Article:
I am passionate about trying to understand more about our ancestors through our research instead of just finding birth, marriage and death certificates. For some reason, when one family historian meets another, the first question that will be posed 95% of the time is… ‘how far can you go back’. To me, this is not necessarily an indicator of a great research project so don’t be put off if someone says that have gone back to the 1750s and you are stuck in the 1830s. It’s about the quality of your research for the period you have discovered. It’s about all the other facts that you have learned about your ancestors through analysis of census records, old photos, obituaries, newspaper articles and family mementos and keepsakes.
To illustrate this point, I am very lucky that my cousin has lots of great love letters and poems from my paternal grandfather Patrick Joseph O’Farrell to his wife, my grandmother Dorothea O’Farrell (née Parkes). For a period of time, she was living in Dublin and he was living in Carrick-on-Suir, where he was running a pharmacy in the Medical Hall. There are lots of original letters and poems but the one below stands out for me is called ‘To My Darling Dobby’ dated April 1925. There is no question from reading the letters and poems how much he loved her and it says so much about his character, his penmanship and sense of humour. I think this is priceless information for me as my grandfather died before I was born. I never got to know him but I now have a sense of who he was. I would not have been able to understand his character and nature from birth, marriage and death records so always think outside the box.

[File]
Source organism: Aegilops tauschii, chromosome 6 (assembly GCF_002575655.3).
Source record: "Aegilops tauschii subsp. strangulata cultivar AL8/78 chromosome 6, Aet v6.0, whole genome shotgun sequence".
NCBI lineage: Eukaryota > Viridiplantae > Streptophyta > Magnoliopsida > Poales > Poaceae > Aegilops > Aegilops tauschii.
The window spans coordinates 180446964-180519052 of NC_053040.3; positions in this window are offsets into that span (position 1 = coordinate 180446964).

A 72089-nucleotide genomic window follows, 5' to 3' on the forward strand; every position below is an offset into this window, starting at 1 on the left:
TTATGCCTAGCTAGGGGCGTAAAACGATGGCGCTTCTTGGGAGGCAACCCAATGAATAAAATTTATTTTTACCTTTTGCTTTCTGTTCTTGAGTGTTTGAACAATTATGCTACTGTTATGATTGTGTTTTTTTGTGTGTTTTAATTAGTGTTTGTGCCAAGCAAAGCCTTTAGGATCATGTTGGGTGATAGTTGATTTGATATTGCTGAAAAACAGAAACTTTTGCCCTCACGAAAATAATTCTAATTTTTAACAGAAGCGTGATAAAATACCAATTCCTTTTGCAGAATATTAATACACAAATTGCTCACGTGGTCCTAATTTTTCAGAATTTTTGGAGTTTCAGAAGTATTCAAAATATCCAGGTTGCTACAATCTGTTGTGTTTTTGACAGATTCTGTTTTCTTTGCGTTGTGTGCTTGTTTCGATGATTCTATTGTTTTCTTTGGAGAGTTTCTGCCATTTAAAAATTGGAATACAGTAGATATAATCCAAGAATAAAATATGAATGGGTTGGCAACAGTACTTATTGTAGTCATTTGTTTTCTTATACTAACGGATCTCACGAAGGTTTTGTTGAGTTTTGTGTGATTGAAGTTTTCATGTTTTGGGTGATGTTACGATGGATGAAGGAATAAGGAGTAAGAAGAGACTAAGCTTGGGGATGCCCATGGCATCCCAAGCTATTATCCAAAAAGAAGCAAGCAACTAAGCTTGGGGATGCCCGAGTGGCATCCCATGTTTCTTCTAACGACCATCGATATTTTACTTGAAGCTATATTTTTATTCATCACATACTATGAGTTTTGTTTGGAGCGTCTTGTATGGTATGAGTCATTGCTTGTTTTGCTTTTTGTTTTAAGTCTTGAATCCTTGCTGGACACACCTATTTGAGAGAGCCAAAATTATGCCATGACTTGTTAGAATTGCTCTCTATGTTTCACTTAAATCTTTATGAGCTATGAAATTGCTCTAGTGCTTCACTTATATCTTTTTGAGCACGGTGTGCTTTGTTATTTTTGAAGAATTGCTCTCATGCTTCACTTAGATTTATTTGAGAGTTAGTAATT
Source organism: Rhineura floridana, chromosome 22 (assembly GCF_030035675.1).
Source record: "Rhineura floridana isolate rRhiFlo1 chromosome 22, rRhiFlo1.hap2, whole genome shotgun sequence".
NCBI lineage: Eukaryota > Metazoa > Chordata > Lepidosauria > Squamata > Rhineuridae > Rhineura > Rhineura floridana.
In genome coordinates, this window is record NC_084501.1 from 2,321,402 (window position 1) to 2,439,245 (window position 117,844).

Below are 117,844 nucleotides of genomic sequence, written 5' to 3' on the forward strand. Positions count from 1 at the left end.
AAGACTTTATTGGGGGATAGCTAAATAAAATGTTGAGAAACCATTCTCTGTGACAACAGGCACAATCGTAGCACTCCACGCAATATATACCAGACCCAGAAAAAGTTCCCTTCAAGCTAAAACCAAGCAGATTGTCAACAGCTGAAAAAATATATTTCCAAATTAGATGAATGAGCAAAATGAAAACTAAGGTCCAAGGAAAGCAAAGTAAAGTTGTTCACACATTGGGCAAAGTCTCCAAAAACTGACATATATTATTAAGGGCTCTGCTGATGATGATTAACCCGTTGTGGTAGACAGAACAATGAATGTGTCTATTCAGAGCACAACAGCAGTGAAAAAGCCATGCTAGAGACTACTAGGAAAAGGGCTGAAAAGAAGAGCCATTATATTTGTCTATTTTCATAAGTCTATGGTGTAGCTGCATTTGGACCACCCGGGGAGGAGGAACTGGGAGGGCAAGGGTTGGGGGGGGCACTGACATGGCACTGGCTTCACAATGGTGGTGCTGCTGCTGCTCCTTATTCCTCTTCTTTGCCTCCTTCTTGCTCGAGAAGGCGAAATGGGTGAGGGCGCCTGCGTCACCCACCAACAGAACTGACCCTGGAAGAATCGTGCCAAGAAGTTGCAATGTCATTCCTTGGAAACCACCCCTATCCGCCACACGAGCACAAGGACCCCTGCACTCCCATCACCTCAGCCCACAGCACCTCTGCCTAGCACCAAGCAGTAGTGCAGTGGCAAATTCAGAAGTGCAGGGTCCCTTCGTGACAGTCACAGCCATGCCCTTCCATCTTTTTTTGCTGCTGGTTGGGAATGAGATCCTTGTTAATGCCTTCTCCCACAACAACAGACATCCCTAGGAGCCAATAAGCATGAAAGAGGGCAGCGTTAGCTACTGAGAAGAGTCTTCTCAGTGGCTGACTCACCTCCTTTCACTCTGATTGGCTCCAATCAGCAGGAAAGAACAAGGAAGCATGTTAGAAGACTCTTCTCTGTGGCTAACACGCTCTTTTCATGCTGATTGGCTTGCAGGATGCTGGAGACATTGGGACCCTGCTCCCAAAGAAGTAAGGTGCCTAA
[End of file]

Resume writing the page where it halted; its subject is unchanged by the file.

FYI – my grandmother was born in Newport, Monmouthshire in the UK hence the English rose reference. The poem is translated into text below.